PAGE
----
Usually I’d write a draft of a story with no ending or theme in mind. When I finished, I’d ask myself why did I write about this and not something else? Why was my conscious or subconscious mind focused on this? In some ways, I’d try to analyze my story much like a psychologist would. That would help me discover the theme that was organically built in. Once I knew what the story was really about, I could shape the story more. I’d never have a character explain everything. Rather, I want to give an experience that the reader then interprets. The goal is to get the reader to participate. “Show don’t tell” is the axiom.

I’d also write about what was bugging me or bothering me but also things that seemed funny or absurd. I’d have to be far enough from an event to see the humor. I wouldn’t stick to how things really occurred but more how they felt. Emotions require stretching things, and humor needs hyperbole.

This is to say that my stories and novels had revolved around first-hand knowledge. However, with Blood Drama, I wanted to try out a genre, a thriller/mystery. My life wasn’t so exciting as the genre required. However, I used to correct my student papers at a nearby Starbucks inside a bank lobby. It was an elegant place to work, and it let me focus on my students. After about a year of noticing people banking, it struck me: what would happen if someone robbed this bank? I could be in the line of fire, or I could be taken hostage.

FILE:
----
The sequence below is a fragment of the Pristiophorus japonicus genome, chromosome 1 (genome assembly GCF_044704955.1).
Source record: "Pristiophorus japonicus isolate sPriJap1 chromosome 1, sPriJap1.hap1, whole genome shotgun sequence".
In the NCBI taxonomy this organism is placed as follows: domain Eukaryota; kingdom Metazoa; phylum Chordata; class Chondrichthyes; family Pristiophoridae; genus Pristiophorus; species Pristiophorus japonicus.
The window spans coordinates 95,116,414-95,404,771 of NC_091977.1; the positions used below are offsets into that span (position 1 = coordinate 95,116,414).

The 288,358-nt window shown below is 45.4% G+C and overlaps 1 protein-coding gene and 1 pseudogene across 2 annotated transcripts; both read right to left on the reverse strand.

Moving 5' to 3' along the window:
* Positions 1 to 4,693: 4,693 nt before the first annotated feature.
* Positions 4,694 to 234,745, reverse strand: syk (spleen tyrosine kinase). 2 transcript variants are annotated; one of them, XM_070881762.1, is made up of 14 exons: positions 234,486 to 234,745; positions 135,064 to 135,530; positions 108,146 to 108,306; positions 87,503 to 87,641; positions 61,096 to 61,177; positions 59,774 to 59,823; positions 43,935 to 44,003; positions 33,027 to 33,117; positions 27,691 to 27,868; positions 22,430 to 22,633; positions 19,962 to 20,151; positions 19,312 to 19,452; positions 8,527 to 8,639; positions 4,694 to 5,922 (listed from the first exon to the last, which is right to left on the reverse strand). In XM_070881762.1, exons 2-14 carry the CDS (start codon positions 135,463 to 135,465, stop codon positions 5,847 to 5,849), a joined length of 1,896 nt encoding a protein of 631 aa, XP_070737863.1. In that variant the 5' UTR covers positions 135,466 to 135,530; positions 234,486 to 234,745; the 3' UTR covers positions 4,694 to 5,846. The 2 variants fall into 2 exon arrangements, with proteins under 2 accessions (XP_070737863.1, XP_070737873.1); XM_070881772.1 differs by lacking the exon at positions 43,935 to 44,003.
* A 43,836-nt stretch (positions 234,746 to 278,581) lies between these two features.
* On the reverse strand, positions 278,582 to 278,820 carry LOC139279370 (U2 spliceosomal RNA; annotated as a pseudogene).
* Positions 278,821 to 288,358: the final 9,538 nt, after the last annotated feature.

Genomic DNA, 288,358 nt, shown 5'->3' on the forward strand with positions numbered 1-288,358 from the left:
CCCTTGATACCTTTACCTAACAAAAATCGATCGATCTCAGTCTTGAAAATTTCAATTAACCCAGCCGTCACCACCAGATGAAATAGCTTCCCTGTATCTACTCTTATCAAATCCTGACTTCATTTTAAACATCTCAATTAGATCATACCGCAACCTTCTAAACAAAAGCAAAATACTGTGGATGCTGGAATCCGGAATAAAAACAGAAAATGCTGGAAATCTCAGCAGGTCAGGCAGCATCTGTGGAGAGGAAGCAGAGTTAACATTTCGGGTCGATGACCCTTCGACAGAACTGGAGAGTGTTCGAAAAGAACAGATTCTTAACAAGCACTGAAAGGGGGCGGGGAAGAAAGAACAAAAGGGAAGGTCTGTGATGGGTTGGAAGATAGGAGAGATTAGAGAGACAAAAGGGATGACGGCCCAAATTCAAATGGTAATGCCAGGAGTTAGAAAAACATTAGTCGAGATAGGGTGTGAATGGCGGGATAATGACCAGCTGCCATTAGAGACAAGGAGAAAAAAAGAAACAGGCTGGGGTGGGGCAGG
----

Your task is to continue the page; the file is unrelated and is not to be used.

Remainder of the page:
I stopped correcting papers there, but it was also the start of my novel. My protagonist, 28-year-old Ian Nash, a graduate student in theatre, is taken hostage in a bank robbery gone awry, and he’ll have to fight for his life.

 What do you like to do when you are not writing?

I like to garden, which is a real surprise as it’s what my grandmother used to do but it always looked so boring. It’s a great way to be physical in the world, though, getting dirt on my hands and getting things to grow—nature’s version of a novel. Plus growing tomatoes is so satifying.

Swimming is a good physical thing I do at the local college. We are human and have to keep the body in shape—especially if you sit at a computer a lot.

I also love photography. Everyone with a phone now shoots pictures, but I like shooting sunsets, landscapes, and people in action. Here are a few: